A jury ordered Noland Hospital Montgomery to pay $300,000 due to medical malpractice that led an 86-year-old woman to develop severe bedsores.
The family of Katherine Hopkins, who died May 16, 2012 from unrelated complications, sued the long-term acute care hospital located at Jackson Hospital claiming the nurses there failed to turn and re-position the elderly woman causing bedsores.
“This was a very important case to set the standard for the care that hospitals provide to the elderly. I think the hospital thought that they could convince the family that this was normal and that the bedsore was unavoidable because of her age.” – J.P. Sawyer
A Montgomery County jury rendered the verdict on Monday following a five-day trial.
According to the lawsuit, Hopkins was transferred to Noland on Dec. 27, 2011 after being treated at Jackson Hospital for injuries she suffered while in a nursing home. Hopkins had abrasions to her groin, buttocks and perineal area at that time.
While in the acute care hospital, Hopkins skin was allowed to substantially deteriorate, the suit states. Nearly two weeks after being admitted, she had an “open” area to her coccyx.
The victim’s family claims the staff at Nolan Hospital failed to address the change in Hopkins’ condition, and by Jan. 12, 2012 Hopkins had an open Stage 4 pressure sore on her coccyx and a pressure sore on her left heel.
The pressure sore on her coccyx continued to deteriorate while she was at Noland, according to the lawsuit.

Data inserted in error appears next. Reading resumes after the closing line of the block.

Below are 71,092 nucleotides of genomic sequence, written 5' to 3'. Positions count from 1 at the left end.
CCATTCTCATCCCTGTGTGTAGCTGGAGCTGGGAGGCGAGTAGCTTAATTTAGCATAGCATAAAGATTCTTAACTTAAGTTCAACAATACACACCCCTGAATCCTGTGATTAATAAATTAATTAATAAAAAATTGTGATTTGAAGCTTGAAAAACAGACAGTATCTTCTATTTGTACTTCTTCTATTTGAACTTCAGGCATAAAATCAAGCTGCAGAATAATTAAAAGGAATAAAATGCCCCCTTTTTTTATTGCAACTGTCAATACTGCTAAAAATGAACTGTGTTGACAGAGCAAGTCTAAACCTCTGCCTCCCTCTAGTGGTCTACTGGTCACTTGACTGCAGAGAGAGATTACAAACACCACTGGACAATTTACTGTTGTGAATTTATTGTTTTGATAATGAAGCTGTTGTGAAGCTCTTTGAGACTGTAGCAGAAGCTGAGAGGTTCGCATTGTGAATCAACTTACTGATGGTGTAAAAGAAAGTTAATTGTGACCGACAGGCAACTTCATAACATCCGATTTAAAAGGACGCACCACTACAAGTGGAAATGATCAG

Joseph Reese, an attorney for Noland Hospital Montgomery, said the care provided to Hopkins was “appropriate and consistent with the standard of care.”
He said two experienced wound care nurses testified at trial that the nursing care was “consistent with national standards.”
A physician expert for the hospital said at trial that Hopkins’ injuries were a result of her numerous underlying medical conditions, and were not in any way caused by the care she received at Noland Hospital.
“We retained Dr. Joyce Black, an international wound care expert, who explained to the jury that this could have easily been prevented by simply increasing Ms. Hopkins mobility and decreasing the pressure on her skin. The hospital staff simply chose to leave her flat of her back and in the bed.” – J.P. Sawyer
Dr. Joyce Black, who testified the elderly woman’s bedsores could have easily been prevented by simply increasing her mobility and decreasing the pressure on her skin.